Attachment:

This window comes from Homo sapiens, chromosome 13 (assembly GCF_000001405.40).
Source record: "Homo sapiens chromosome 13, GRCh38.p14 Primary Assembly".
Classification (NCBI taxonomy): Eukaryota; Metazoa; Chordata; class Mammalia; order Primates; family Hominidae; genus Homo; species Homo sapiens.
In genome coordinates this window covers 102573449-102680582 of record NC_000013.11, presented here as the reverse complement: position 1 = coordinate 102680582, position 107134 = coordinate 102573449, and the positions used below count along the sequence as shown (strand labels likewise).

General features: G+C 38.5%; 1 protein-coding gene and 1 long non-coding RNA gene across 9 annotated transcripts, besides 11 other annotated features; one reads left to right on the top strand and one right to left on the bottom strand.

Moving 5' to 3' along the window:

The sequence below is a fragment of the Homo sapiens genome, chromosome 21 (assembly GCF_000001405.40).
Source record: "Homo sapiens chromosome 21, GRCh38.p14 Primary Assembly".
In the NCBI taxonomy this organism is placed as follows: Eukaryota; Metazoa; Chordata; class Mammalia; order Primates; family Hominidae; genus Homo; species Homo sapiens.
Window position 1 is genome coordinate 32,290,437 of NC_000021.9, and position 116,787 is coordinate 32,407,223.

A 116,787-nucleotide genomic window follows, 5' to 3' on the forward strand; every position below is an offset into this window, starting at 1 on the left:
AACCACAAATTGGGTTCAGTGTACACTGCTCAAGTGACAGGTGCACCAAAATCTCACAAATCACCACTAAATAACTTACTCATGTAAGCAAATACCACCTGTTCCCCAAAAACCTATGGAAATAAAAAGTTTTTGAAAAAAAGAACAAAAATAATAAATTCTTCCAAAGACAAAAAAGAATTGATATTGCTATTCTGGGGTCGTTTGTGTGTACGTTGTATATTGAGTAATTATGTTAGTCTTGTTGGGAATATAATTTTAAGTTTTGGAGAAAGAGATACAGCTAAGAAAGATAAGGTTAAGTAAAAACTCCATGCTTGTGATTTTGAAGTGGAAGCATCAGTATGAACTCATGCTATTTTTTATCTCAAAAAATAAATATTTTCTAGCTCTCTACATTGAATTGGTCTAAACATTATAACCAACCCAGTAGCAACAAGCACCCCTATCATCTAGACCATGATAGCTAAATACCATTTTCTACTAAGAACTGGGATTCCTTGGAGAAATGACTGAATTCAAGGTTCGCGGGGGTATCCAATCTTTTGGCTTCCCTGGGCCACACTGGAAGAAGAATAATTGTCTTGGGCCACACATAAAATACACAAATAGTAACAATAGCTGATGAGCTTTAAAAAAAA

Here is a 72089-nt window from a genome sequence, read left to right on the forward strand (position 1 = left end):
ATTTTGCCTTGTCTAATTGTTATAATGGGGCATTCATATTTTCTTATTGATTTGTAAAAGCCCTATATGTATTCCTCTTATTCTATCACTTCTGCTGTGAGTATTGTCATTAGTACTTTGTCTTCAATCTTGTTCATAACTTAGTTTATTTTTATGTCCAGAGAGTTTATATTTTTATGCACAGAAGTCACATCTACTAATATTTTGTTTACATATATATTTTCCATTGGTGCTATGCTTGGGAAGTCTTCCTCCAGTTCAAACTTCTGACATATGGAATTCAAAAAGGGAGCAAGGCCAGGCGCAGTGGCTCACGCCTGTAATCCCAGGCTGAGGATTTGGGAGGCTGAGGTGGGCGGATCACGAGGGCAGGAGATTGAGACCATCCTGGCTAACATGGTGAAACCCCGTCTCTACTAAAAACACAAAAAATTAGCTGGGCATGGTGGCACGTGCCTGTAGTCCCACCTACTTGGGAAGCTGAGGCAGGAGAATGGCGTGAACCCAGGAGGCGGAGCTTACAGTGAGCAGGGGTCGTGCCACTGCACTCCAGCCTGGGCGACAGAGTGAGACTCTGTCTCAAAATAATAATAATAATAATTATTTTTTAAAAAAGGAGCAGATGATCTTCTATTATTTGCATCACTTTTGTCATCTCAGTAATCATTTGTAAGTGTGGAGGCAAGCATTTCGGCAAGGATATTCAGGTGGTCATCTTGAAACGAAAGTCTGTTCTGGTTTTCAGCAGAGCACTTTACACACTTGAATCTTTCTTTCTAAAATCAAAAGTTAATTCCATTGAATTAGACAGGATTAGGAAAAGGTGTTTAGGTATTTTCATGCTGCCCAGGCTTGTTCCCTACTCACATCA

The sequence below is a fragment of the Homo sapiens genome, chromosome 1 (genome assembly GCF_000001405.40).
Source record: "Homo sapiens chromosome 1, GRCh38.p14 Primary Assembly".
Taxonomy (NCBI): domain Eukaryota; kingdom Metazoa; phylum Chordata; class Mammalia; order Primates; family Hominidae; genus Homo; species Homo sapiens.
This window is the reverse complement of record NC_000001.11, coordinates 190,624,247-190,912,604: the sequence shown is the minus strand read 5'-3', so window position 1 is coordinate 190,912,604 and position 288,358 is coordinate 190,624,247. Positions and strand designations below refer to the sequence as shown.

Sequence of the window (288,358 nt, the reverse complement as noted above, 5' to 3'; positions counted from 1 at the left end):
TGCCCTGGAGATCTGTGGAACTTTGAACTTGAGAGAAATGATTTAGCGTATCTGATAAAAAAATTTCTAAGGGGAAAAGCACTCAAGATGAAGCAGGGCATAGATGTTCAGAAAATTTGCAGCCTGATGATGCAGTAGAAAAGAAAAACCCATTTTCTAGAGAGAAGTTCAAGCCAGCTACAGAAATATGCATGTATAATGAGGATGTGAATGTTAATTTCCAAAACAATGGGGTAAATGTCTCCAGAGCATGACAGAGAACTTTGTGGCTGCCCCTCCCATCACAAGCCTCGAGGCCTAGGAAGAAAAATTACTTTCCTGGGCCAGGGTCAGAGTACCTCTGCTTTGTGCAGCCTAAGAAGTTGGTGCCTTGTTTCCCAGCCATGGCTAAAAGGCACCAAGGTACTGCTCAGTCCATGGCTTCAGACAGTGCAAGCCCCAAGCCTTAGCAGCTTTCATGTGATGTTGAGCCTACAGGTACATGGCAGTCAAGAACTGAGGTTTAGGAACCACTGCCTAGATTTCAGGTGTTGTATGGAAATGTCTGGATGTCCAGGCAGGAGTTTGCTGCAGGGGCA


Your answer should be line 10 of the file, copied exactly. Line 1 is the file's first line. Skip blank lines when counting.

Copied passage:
Window position 1 is genome coordinate 32,290,437 of NC_000021.9, and position 116,787 is coordinate 32,407,223.